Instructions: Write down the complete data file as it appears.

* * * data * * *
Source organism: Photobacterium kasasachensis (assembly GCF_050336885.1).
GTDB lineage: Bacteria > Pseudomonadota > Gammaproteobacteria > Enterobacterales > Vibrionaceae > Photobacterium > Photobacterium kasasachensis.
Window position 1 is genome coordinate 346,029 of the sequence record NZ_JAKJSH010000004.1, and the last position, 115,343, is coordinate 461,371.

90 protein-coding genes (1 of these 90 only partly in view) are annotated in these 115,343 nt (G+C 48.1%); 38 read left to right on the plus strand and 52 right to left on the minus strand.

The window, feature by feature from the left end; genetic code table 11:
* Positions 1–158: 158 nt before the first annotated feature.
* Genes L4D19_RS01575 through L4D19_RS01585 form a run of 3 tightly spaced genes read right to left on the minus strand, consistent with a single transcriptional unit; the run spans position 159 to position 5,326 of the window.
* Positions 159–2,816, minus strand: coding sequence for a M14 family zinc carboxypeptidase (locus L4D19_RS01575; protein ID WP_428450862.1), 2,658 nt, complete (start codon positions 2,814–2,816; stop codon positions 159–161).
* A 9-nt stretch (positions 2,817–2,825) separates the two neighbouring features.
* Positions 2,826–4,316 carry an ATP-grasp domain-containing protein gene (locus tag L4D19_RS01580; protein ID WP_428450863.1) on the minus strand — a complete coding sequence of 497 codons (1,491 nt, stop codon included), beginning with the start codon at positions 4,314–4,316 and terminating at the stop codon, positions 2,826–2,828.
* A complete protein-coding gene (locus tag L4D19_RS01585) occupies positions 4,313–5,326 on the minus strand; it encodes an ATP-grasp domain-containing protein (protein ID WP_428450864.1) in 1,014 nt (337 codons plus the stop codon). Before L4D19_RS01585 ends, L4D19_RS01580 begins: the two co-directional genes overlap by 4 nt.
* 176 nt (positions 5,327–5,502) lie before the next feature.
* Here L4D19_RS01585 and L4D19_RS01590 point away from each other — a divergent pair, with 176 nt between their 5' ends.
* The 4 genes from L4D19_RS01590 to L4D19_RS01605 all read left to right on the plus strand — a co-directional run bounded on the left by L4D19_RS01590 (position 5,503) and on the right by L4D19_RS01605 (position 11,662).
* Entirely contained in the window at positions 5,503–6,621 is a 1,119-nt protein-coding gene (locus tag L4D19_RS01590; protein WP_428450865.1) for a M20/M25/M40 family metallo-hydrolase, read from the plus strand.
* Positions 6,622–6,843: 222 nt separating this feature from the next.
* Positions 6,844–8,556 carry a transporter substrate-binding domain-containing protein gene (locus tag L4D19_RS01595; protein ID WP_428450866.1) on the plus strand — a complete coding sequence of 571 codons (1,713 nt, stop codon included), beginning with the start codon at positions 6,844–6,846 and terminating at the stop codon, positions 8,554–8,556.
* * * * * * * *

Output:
Source organism: Photobacterium kasasachensis (assembly GCF_050336885.1).
GTDB lineage: Bacteria > Pseudomonadota > Gammaproteobacteria > Enterobacterales > Vibrionaceae > Photobacterium > Photobacterium kasasachensis.
Window position 1 is genome coordinate 346,029 of the sequence record NZ_JAKJSH010000004.1, and the last position, 115,343, is coordinate 461,371.

90 protein-coding genes (1 of these 90 only partly in view) are annotated in these 115,343 nt (G+C 48.1%); 38 read left to right on the plus strand and 52 right to left on the minus strand.

The window, feature by feature from the left end; genetic code table 11:
* Positions 1–158: 158 nt before the first annotated feature.
* Genes L4D19_RS01575 through L4D19_RS01585 form a run of 3 tightly spaced genes read right to left on the minus strand, consistent with a single transcriptional unit; the run spans position 159 to position 5,326 of the window.
* Positions 159–2,816, minus strand: coding sequence for a M14 family zinc carboxypeptidase (locus L4D19_RS01575; protein ID WP_428450862.1), 2,658 nt, complete (start codon positions 2,814–2,816; stop codon positions 159–161).
* A 9-nt stretch (positions 2,817–2,825) separates the two neighbouring features.
* Positions 2,826–4,316 carry an ATP-grasp domain-containing protein gene (locus tag L4D19_RS01580; protein ID WP_428450863.1) on the minus strand — a complete coding sequence of 497 codons (1,491 nt, stop codon included), beginning with the start codon at positions 4,314–4,316 and terminating at the stop codon, positions 2,826–2,828.
* A complete protein-coding gene (locus tag L4D19_RS01585) occupies positions 4,313–5,326 on the minus strand; it encodes an ATP-grasp domain-containing protein (protein ID WP_428450864.1) in 1,014 nt (337 codons plus the stop codon). Before L4D19_RS01585 ends, L4D19_RS01580 begins: the two co-directional genes overlap by 4 nt.
* 176 nt (positions 5,327–5,502) lie before the next feature.
* Here L4D19_RS01585 and L4D19_RS01590 point away from each other — a divergent pair, with 176 nt between their 5' ends.
* The 4 genes from L4D19_RS01590 to L4D19_RS01605 all read left to right on the plus strand — a co-directional run bounded on the left by L4D19_RS01590 (position 5,503) and on the right by L4D19_RS01605 (position 11,662).
* Entirely contained in the window at positions 5,503–6,621 is a 1,119-nt protein-coding gene (locus tag L4D19_RS01590; protein WP_428450865.1) for a M20/M25/M40 family metallo-hydrolase, read from the plus strand.
* Positions 6,622–6,843: 222 nt separating this feature from the next.
* Positions 6,844–8,556 carry a transporter substrate-binding domain-containing protein gene (locus tag L4D19_RS01595; protein ID WP_428450866.1) on the plus strand — a complete coding sequence of 571 codons (1,713 nt, stop codon included), beginning with the start codon at positions 6,844–6,846 and terminating at the stop codon, positions 8,554–8,556.